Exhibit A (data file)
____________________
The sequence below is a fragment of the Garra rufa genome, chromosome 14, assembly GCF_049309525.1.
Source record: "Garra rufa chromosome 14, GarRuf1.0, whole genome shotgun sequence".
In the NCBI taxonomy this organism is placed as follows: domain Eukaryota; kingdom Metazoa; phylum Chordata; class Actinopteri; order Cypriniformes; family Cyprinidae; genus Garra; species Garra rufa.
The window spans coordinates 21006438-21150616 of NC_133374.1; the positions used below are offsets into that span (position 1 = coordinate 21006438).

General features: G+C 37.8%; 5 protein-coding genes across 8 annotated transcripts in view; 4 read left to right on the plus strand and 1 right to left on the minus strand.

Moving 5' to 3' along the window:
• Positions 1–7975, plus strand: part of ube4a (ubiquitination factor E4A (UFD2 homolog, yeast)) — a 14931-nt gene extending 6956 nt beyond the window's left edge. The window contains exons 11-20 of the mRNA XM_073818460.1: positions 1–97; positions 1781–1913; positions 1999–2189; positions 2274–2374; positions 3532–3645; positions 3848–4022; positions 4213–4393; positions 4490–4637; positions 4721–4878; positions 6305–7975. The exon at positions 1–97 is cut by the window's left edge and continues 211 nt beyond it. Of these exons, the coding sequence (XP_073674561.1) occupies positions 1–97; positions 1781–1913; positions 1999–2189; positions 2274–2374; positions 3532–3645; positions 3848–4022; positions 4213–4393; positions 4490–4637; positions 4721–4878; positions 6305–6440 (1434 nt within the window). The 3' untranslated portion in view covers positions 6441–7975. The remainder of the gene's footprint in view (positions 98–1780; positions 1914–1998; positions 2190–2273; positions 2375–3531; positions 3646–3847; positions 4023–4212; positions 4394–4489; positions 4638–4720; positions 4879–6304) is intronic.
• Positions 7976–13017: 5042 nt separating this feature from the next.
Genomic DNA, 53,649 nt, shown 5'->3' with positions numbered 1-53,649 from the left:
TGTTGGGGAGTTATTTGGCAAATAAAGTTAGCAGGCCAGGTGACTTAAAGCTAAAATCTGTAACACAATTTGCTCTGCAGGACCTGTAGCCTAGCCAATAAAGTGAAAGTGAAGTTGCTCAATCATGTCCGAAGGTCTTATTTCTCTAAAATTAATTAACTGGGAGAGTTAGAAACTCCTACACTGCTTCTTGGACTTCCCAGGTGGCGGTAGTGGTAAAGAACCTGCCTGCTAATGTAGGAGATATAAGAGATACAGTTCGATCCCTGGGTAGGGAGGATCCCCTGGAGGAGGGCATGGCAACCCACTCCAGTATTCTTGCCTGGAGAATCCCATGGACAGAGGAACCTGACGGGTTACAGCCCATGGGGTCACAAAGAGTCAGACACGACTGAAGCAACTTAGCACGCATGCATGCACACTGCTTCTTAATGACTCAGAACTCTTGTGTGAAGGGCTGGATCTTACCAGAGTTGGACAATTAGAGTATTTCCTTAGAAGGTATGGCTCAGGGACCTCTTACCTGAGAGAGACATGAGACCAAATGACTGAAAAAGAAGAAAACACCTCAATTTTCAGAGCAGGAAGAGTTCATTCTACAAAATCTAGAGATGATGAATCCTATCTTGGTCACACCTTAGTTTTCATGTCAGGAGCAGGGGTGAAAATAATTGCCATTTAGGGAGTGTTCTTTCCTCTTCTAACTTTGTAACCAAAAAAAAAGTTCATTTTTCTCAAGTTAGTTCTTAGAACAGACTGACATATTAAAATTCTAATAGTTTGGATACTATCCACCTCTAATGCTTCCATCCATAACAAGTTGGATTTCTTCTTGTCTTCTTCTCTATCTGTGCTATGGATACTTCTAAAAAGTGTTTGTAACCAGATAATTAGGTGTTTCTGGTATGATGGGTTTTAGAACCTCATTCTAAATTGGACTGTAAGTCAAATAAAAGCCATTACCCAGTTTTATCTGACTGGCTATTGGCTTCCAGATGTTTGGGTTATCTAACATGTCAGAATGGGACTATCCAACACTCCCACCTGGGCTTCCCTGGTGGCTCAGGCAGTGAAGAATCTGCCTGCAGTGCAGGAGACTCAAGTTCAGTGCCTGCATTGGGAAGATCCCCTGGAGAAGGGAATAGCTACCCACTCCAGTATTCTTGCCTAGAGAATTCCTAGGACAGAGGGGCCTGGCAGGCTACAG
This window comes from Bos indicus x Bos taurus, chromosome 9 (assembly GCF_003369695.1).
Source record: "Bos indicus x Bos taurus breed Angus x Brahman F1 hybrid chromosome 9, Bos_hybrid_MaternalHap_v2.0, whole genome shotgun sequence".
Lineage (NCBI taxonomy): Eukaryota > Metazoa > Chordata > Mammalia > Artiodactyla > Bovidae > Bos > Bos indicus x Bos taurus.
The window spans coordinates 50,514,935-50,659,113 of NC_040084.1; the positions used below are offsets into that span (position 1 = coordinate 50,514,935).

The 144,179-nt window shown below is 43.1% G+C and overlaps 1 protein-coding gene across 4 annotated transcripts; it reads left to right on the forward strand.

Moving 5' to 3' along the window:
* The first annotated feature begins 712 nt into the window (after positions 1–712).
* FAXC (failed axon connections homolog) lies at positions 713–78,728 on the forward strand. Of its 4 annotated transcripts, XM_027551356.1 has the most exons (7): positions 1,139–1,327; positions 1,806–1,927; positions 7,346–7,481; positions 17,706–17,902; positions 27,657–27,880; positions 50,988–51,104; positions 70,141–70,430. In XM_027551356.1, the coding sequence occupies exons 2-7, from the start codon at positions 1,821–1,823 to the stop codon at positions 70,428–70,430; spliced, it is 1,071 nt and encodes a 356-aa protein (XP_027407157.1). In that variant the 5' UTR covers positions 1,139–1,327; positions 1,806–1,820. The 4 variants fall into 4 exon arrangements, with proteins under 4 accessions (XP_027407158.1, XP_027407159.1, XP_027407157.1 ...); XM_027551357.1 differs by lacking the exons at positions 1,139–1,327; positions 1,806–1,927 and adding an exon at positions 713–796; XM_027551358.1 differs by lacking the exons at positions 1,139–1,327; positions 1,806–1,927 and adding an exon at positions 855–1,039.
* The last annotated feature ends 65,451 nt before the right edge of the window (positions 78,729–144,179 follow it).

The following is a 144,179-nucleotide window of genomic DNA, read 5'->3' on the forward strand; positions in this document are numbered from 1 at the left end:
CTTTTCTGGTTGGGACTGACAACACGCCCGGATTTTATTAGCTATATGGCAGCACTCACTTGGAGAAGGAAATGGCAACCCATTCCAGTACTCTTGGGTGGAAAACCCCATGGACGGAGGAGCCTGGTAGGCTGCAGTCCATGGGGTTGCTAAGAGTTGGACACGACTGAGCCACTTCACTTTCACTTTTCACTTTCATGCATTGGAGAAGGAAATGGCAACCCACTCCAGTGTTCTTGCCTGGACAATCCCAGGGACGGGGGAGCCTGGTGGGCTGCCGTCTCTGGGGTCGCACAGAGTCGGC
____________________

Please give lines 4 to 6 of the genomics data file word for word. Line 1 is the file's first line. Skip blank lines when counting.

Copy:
The window spans coordinates 21006438-21150616 of NC_133374.1; the positions used below are offsets into that span (position 1 = coordinate 21006438).

General features: G+C 37.8%; 5 protein-coding genes across 8 annotated transcripts in view; 4 read left to right on the plus strand and 1 right to left on the minus strand.

Moving 5' to 3' along the window: